[LISPWORKS][Common Lisp HyperSpec (TM)] [Previous][Up][Next]


Forum:		Public Review


References: Dalton's public review comment #5 (X3J13/92-2005)

Section (Self-Evaluating Objects), p 3-9

QUOTE, p 3-65


Edit history: 30 Dec 1992, Version 1 by Loosemore

Status: Proposal SPECIFY passed (7+4)-1 on letter ballot 93-306

Problem description:

Section (Self-evaluating objects) states that the

"consequences are undefined if literal objects, including

self-evaluating objects, are destructively modified. A

similar rule appears on p. 3-65 in the description of QUOTE.

What counts as part of such an object for the purposes of this

rule and consequently cannot be modified?

It is important to resolve this, because users do such things

as put hash table literals in code and then add new key-value

associations. It is not clear whether or not this is permitted.

It is not even clear whether a symbol's property list counts as

part of the symbol for the purposes of this rule.

Other places in the standard that refer to limitations on destructive

operations (such as sections 3.6 and 3.7, or the discussion of

compiler-macros), are similarly vague about exactly which operations

are considered "destructive".


Specify that the following operations are considered destructive:


Using it as an argument to the function RANDOM.


Altering or destructively modifying the CAR or CDR of the cons.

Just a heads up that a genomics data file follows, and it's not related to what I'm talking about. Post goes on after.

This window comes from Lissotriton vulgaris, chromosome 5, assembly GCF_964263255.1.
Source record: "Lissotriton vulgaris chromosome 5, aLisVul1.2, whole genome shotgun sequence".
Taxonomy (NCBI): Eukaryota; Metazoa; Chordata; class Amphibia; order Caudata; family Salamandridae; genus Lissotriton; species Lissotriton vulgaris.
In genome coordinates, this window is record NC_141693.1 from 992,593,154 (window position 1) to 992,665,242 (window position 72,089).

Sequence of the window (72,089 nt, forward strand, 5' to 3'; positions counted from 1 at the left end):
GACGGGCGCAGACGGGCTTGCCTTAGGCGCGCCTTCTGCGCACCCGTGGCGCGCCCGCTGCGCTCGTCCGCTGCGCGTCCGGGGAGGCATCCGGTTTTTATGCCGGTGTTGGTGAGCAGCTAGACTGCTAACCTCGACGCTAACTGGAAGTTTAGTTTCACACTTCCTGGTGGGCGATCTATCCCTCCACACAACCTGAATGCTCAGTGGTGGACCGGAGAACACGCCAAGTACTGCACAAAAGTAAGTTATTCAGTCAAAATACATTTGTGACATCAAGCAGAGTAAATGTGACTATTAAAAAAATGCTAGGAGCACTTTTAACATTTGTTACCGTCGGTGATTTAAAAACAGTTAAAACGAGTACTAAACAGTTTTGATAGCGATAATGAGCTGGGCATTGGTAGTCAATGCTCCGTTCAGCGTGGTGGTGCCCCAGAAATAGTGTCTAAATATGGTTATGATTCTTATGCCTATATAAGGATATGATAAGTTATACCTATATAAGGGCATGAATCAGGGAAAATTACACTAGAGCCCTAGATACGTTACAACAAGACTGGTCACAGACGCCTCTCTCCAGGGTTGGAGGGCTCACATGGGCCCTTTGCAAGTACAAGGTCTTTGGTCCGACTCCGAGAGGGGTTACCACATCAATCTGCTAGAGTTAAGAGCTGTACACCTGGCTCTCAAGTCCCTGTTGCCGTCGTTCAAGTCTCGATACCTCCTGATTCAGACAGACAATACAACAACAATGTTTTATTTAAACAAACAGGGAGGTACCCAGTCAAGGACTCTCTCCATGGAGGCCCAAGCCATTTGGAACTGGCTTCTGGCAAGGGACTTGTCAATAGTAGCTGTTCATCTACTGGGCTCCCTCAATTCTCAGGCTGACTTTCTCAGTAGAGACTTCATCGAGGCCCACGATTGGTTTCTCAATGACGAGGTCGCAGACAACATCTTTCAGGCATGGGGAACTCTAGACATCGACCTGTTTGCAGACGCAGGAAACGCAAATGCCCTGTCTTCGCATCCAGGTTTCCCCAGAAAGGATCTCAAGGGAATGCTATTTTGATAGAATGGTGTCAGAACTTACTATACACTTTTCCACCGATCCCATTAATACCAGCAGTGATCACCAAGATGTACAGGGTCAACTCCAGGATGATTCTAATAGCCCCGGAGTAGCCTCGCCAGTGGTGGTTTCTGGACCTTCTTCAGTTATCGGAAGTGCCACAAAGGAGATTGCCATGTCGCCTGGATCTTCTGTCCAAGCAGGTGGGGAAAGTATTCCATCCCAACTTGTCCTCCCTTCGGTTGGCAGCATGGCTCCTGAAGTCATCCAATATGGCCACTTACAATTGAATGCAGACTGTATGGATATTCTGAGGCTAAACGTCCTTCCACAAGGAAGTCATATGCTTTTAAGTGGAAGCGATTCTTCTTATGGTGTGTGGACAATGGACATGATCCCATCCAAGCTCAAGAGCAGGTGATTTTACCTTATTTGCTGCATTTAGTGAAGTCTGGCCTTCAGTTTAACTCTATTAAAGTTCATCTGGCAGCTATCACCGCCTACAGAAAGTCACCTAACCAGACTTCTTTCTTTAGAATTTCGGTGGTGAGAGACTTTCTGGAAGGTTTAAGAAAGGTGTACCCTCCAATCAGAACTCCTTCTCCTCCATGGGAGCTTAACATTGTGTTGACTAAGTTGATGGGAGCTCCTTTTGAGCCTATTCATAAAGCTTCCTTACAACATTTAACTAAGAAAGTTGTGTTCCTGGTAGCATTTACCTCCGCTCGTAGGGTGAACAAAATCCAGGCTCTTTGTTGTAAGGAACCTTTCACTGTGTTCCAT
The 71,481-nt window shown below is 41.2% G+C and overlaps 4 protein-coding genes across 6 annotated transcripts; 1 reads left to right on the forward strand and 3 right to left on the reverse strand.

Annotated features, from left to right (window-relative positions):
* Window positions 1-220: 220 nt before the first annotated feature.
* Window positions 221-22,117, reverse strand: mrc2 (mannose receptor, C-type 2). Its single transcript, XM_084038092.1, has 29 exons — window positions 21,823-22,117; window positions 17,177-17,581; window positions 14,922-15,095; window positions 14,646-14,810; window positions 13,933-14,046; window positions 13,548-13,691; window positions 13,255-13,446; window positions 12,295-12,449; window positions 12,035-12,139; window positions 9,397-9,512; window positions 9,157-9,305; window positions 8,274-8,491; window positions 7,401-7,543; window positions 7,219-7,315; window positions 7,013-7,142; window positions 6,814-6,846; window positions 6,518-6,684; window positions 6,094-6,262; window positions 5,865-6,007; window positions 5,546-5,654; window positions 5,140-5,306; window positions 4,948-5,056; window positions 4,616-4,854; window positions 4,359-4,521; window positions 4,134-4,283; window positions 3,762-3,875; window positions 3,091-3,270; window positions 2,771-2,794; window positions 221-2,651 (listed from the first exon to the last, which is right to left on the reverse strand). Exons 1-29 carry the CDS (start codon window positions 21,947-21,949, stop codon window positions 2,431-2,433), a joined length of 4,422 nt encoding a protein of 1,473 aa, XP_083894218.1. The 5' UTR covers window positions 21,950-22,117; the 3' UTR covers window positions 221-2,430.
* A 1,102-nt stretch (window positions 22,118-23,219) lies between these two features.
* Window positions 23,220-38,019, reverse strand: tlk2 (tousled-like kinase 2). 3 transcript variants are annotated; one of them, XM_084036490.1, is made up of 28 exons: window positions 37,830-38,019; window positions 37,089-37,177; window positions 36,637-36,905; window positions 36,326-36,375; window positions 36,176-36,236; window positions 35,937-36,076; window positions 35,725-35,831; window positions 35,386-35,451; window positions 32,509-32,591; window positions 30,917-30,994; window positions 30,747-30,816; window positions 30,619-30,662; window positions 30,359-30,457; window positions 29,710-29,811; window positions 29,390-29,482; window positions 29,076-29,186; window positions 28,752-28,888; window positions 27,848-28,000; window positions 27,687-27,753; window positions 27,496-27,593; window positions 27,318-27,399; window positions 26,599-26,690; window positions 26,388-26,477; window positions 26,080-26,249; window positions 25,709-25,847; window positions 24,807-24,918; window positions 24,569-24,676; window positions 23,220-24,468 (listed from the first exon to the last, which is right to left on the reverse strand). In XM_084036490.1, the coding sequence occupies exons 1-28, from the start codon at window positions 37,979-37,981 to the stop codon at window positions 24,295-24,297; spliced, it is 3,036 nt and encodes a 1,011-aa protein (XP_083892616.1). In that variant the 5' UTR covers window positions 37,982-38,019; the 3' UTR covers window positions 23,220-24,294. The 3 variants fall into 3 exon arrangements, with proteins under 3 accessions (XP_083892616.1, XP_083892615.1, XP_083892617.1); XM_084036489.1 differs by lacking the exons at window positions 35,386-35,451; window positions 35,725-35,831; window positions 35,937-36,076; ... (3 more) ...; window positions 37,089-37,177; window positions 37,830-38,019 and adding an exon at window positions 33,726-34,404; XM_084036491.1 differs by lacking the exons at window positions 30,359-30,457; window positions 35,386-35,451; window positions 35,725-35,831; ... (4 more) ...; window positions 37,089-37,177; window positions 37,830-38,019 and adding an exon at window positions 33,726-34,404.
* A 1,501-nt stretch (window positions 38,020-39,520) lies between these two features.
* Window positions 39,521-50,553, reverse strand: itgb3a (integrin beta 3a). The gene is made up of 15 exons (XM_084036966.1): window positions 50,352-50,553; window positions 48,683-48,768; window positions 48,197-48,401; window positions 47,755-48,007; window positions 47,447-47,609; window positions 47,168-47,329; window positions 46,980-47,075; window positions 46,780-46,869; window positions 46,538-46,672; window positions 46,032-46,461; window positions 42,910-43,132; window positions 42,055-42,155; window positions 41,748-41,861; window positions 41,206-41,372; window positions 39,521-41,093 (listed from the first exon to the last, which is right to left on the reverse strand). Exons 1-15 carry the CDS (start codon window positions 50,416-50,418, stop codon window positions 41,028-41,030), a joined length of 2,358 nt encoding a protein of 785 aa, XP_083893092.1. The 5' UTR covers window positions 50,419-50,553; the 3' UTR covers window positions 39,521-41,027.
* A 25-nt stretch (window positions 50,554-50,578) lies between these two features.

Altering or destructively modifying any array element;

changing the fill pointer, dimensions, or displacement of

the array (regardless of whether the array is actually adjustable);

or altering the contents of any array that is displaced to this array

or that otherwise shares its contents with this array.


Altering or destructively modifying any key or its corresponding

value, or adding or removing entries from the hash table.


Altering or destructively modifying the contents of any slot.


Altering or destructively modifying the contents of any slot, or

changing the class of the object.


Altering the readtable-case; altering the syntax type of any

character in this readtable; altering the reader macro function

associated with any character in this readtable; or altering the

reader macro functions associated with characters defined as

dispatching macro characters in this readtable.


Performing I/O operations on the stream, or closing the stream.

all other types

(including number, character, symbol, package, pathname, function,

method, method-combination, condition, restart)

There are no destructive operations defined on these data types.


It solves the problem in a way that is generally consistent with

what is considered to be a component of an object for the purposes

of determining similarity of constants.

Current practice:


Cost to implementors:


Cost to users:



Specifying this behavior is more aesthetic than leaving it vague.

Editorial impact:

Probably the easiest way to handle this is to add a new subsection

to section 3.7 containing the list above, and add appropriate references

(e.g., in the glossary entry for "destructive").


[Starting Points][Contents][Index][Symbols][Glossary][Issues]
Copyright 1996-2005, LispWorks Ltd. All rights reserved.